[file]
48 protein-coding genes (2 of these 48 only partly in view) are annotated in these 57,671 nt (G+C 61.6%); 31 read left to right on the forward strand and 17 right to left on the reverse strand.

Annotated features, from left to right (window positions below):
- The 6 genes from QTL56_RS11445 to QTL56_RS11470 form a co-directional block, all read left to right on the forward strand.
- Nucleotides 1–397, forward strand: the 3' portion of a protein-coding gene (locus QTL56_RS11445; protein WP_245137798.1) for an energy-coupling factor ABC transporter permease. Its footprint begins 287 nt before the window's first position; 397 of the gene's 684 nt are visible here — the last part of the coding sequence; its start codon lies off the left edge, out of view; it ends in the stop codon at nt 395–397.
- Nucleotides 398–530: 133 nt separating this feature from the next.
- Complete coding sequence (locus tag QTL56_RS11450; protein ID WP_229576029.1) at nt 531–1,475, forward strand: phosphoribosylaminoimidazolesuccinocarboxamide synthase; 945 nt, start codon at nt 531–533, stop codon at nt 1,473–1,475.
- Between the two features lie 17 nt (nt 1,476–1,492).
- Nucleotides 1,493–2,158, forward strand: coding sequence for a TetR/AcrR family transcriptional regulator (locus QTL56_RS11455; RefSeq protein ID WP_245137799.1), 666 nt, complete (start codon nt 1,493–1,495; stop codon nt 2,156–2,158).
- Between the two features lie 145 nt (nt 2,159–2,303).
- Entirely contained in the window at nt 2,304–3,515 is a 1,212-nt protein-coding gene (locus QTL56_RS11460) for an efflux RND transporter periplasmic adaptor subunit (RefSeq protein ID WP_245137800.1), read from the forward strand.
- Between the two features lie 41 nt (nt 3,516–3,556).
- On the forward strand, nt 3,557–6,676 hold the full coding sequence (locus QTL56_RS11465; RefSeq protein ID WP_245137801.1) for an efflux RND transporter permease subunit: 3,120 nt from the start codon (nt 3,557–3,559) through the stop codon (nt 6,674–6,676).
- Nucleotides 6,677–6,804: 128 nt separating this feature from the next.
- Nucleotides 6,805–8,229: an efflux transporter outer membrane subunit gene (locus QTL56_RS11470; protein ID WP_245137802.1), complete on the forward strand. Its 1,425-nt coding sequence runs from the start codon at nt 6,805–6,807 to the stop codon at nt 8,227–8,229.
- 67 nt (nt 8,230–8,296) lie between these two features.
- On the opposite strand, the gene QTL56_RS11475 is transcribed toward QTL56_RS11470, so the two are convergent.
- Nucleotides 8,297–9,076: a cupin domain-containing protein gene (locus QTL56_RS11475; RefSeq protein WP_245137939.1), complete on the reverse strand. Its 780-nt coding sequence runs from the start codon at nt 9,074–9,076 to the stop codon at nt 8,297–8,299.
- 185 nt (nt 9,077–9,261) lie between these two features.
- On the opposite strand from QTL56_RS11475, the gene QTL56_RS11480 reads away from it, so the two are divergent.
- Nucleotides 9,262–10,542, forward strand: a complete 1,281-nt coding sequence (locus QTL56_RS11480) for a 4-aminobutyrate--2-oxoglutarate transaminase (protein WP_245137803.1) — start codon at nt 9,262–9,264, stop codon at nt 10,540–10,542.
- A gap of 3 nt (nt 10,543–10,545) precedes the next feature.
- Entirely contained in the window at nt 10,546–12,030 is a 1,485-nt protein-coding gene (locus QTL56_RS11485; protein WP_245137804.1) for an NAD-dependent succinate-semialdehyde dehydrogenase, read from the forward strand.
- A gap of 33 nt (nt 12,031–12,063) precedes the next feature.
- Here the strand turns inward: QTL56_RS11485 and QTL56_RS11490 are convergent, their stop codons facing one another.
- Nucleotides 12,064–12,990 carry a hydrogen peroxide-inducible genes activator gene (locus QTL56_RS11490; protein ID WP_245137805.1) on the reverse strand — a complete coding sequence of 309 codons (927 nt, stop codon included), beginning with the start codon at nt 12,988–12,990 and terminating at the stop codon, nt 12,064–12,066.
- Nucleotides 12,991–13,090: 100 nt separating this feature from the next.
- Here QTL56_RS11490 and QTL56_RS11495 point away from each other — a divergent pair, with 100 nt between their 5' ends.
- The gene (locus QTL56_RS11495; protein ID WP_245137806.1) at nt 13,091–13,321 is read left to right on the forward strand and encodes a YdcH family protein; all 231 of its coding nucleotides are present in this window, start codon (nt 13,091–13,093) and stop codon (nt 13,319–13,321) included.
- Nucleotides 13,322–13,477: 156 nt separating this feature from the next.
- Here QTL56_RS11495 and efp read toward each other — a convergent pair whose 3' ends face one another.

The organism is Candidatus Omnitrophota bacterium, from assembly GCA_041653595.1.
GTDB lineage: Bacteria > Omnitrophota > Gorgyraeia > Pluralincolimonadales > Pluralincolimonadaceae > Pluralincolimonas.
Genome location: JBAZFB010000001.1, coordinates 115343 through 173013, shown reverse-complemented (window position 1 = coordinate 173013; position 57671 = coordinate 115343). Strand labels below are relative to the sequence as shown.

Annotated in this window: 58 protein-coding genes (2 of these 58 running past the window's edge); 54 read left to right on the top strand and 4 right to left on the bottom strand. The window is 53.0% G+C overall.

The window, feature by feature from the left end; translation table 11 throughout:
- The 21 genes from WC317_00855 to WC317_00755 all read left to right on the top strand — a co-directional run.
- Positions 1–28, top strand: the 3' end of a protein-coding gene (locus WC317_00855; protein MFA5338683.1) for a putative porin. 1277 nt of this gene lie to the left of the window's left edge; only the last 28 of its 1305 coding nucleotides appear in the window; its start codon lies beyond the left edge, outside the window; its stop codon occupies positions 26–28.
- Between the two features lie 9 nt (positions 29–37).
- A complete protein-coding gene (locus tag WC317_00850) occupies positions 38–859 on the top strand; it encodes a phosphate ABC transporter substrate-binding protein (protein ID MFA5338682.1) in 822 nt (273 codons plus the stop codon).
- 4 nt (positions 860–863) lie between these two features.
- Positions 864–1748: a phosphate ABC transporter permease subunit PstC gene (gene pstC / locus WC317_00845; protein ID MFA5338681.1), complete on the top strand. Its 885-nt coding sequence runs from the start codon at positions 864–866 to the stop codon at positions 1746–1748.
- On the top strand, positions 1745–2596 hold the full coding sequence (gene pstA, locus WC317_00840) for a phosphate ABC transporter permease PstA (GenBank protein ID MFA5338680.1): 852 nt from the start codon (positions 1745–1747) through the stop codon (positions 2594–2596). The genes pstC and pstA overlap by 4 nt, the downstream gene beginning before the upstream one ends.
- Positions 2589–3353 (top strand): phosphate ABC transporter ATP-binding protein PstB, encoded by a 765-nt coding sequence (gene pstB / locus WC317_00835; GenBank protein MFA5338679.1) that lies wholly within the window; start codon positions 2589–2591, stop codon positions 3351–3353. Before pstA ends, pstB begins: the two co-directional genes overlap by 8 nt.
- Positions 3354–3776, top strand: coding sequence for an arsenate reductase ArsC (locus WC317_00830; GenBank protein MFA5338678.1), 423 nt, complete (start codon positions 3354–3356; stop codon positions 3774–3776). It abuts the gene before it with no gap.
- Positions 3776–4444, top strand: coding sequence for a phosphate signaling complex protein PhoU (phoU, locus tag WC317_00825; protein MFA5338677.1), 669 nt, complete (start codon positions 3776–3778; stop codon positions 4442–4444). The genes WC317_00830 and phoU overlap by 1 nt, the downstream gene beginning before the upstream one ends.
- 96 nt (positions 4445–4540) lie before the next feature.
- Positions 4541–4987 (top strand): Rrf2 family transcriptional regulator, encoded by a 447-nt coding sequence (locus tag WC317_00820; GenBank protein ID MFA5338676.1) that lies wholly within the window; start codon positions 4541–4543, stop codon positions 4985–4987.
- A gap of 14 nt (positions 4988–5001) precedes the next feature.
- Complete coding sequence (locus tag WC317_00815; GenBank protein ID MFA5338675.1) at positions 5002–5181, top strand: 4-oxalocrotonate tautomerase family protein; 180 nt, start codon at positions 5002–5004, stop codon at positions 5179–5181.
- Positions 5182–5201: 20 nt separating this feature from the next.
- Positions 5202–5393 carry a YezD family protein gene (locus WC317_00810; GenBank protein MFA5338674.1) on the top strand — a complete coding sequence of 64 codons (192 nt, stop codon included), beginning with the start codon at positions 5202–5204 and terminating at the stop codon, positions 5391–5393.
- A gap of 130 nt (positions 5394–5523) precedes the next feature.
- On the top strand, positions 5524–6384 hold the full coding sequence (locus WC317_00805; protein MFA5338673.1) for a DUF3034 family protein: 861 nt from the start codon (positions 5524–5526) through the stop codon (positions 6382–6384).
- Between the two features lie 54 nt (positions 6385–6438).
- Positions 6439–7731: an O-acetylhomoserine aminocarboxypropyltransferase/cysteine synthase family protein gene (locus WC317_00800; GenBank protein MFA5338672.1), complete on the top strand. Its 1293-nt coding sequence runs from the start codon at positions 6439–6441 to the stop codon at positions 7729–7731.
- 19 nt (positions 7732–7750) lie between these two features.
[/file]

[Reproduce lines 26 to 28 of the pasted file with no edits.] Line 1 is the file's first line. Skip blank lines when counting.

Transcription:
- Nucleotides 12,991–13,090: 100 nt separating this feature from the next.
- Here QTL56_RS11490 and QTL56_RS11495 point away from each other — a divergent pair, with 100 nt between their 5' ends.
- The gene (locus QTL56_RS11495; protein ID WP_245137806.1) at nt 13,091–13,321 is read left to right on the forward strand and encodes a YdcH family protein; all 231 of its coding nucleotides are present in this window, start codon (nt 13,091–13,093) and stop codon (nt 13,319–13,321) included.